Globally, consumer demand for dairy products is expected to fall. As economies emerge from their respective lockdowns and begin to reopen, the “new normal” for many, will involve slower economic growth, heightened unemployment, lower disposable income, and a loss in consumer confidence. How quickly the UK economy can recover from the impact of the Coronavirus pandemic is yet to be seen. The resumption of the food service sector will have an important role to play in shaping demand going forward. How quickly confidence returns for eating out and frequenting coffee shops albeit, with a smaller choice due to closures combined with fewer numbers allowed in due to social distancing, will have the greatest impact on demands for products such as cheese.
AHDB have modelled three different scenarios to estimate how the route out of lockdown will impact the demand for dairy in retail, restaurants, takeaways and in public sector catering.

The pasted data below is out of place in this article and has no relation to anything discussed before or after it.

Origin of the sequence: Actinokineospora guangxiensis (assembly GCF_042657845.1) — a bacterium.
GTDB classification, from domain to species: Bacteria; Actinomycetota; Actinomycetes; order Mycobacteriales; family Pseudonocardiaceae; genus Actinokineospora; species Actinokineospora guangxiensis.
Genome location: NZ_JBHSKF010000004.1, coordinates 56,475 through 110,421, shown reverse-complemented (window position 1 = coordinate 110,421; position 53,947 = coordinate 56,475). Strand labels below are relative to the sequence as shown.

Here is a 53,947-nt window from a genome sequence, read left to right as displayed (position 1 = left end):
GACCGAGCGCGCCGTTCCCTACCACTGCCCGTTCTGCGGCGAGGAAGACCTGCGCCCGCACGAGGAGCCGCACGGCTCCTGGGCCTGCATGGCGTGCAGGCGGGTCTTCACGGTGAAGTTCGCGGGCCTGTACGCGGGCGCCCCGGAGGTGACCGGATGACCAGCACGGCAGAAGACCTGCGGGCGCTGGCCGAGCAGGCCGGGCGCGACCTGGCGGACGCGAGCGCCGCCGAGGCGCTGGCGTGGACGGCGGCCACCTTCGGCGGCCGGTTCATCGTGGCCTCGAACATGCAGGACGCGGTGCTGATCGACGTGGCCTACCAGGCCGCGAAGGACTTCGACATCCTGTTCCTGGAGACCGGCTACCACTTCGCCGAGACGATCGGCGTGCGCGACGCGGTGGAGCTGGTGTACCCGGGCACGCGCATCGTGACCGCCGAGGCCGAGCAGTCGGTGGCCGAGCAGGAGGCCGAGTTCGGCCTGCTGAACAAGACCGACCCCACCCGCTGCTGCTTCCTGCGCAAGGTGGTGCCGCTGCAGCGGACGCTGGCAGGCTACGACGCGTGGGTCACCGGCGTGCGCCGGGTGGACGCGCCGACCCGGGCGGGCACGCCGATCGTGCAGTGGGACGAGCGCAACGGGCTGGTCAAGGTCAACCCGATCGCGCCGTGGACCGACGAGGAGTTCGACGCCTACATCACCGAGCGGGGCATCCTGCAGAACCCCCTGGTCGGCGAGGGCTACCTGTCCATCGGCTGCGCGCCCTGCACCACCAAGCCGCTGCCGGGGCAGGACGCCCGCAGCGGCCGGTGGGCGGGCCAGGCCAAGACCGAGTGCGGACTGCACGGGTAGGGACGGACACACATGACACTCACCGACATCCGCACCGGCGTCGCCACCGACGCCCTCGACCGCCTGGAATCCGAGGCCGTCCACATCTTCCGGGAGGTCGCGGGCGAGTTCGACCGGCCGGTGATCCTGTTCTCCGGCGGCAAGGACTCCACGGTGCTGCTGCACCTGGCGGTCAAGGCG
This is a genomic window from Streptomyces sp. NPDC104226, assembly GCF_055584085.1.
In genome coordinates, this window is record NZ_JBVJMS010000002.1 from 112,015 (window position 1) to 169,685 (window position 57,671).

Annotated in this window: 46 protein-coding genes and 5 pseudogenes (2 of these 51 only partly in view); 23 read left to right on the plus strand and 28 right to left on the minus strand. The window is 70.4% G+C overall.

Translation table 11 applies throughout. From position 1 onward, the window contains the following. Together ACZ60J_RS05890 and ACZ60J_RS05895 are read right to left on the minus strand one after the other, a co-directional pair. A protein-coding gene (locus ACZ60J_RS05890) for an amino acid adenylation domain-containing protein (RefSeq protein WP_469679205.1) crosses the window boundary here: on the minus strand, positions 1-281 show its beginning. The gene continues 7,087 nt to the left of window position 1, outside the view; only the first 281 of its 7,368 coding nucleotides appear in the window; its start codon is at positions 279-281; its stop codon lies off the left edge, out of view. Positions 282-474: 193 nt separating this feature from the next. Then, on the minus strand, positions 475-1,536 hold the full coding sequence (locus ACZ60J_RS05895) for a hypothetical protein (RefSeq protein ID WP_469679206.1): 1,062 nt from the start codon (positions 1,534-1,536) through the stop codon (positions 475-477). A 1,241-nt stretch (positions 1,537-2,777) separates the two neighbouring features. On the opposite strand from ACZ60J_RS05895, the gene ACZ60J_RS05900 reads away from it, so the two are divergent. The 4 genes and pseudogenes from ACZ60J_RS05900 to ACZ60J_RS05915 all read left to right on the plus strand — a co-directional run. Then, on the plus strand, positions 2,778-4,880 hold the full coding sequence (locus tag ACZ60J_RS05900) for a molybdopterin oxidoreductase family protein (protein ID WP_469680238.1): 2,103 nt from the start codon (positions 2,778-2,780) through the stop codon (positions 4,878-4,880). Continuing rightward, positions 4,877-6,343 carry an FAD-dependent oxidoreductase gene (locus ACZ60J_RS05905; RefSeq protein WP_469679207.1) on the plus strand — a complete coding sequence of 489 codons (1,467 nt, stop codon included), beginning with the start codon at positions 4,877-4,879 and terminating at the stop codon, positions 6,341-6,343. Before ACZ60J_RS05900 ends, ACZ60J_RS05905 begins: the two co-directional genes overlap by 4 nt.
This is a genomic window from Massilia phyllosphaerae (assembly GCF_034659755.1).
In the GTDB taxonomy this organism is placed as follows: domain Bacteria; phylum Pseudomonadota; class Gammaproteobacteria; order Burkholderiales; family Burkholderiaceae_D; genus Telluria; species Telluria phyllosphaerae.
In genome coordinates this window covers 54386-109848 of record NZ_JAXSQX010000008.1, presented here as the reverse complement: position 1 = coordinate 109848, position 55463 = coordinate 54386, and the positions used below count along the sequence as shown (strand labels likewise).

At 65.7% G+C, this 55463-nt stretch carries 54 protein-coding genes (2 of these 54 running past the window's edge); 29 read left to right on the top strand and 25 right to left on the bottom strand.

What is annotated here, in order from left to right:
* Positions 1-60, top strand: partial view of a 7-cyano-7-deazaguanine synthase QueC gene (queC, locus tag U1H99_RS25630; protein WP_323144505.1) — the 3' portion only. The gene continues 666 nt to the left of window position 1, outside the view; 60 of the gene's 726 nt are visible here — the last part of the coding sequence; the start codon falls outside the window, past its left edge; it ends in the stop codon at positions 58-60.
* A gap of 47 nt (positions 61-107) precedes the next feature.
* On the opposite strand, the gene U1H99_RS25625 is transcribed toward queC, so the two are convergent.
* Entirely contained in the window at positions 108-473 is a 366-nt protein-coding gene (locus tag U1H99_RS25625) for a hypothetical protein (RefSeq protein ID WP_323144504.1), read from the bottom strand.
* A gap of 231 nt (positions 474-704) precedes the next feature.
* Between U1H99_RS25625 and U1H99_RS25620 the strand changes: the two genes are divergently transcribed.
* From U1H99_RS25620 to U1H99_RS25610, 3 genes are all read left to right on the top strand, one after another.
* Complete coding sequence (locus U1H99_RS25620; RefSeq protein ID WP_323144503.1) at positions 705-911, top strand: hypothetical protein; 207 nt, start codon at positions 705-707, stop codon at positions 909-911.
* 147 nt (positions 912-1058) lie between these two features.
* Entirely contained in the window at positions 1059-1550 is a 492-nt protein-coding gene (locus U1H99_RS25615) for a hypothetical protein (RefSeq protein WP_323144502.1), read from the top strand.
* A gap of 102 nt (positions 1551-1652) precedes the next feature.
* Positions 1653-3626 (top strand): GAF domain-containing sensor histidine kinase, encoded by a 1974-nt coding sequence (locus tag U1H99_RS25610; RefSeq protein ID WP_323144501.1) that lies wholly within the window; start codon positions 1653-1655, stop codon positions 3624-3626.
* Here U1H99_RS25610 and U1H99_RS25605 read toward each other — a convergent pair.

Scenario A – Bounceback: assumes that lockdown restrictions are lifted, and the reopening of foodservice markets follows. The heightened retail and delivery demand remain. The “normal” foodservice/retail balance is achieved by the end of 2021.
Scenario B – Stronger Headwinds: Follows the same assumptions as Scenario A but, with restrictions in place for longer (3-6 months) and a resultant harder hit economy.
Scenario C – Prolonged Restrictions: The “worst-case scenario” assumes lockdown is extended to the end of 2021. The food service sector remains closed for the rest of 2020 apart from takeaways. GDP for 2020 drops by 30% and unemployment rises to 21%.
Under all the scenarios modelled, GB milk production was higher than the domestic demand. Predicted net loss in demand over the 18-month period to December 2021 ranges from 600,000 litres per day (Scenario A) to 2.6 million litres per day (Scenario C).